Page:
Chesapeake CEO Aubrey McClendon's exit detailed

Chesapeake Energy Corp. is treating CEO Aubrey McClendon's separation from the company as a termination without cause rather than a retirement, according to a regulatory filing.
by Jay F. Marks Published: February 2, 2013

Chesapeake Energy Corp. confirmed Thursday it is treating CEO Aubrey McClendon's impending departure as a termination without cause, not a retirement.

The difference could be called a matter of semantics, but it is worth up to $60 million to McClendon.

McClendon, who co-founded the company with former partner Tom Ward in 1989, would owe Chesapeake about $11.25 million if he retired, according to regulatory filings. The amount represents the balance on McClendon's $75 million bonus from 2008.

Instead he is due to receive about $47 million in severance pay, benefits and accelerated equity compensation since his separation from the company is treated as a termination without cause under his employment agreement.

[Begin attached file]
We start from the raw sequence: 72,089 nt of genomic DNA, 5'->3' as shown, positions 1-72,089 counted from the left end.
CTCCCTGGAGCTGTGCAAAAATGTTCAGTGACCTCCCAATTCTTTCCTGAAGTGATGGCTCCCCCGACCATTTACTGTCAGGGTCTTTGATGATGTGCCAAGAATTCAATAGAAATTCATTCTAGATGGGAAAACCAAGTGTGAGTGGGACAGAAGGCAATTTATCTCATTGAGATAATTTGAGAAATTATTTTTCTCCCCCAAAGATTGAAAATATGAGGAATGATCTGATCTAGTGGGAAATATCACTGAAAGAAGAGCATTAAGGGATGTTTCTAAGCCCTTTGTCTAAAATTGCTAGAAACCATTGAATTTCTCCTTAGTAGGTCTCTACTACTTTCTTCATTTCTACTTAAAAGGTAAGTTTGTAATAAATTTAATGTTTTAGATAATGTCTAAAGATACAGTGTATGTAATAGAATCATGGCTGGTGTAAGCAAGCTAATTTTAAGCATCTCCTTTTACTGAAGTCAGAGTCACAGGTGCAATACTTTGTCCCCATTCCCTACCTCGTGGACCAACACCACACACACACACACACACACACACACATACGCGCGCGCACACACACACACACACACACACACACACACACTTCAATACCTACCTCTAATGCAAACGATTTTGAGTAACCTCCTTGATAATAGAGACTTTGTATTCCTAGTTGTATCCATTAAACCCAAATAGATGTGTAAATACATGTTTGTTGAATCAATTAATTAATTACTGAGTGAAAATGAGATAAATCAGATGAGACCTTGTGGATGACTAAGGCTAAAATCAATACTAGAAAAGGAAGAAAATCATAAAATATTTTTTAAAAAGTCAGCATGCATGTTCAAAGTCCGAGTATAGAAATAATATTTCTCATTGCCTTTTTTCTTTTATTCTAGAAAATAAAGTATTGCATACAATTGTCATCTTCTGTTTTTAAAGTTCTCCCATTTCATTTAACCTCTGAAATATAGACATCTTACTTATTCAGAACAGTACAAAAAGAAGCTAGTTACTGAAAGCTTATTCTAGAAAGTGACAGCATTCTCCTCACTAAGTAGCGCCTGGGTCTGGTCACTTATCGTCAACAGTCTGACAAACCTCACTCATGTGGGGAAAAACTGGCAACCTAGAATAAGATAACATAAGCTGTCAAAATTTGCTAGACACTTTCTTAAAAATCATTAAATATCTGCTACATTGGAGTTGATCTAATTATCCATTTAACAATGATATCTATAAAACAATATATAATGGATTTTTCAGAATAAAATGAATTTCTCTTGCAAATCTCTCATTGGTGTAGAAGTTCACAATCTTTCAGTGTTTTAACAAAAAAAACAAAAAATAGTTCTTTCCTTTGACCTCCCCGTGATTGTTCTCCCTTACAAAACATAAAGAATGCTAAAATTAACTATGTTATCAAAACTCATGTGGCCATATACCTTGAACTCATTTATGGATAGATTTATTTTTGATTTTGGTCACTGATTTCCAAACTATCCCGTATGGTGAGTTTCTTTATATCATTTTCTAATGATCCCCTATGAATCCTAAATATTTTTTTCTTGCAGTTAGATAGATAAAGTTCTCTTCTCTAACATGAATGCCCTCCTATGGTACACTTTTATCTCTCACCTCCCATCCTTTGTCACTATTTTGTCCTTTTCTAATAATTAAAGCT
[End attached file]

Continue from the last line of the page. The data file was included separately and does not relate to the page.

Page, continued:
“He will be entitled to termination compensation and benefits accordingly,” the company said Thursday in a filing to the U.S. Securities and Exchange Commission.

Chesapeake spokesman Michael Kehs said the $11.25 million payback does not apply to McClendon's departure from the company.

“This was a mutual decision between Mr. McClendon and the board that Mr. McClendon would retire from the company,” Kehs said Thursday. “Under the specific terms of his contract, there was no recoupment unless Mr. McClendon unilaterally decided to leave the Company or was terminated with cause; neither situation applied here.”

Chesapeake's 2012 proxy detailed several scenarios under which McClendon might leave the company, including termination with cause, termination without cause, retirement, incapacitation and death.

Each of those scenarios has a different payment amount attached to it.

Oppenheimer analyst Fadel Gheit said it appears Chesapeake tried to dress up McClendon's departure in deference to his time at the company he co-founded.

“He obviously did not leave on his own,” Gheit said. “He was pushed out. He was terminated.”


by Jay F. Marks
Energy Reporter
Jay F. Marks has been covering Oklahoma news since graduating from Oklahoma State University in 1996. He worked in Sulphur and Enid before joining The Oklahoman in 2005. Marks has been covering the energy industry since 2009.
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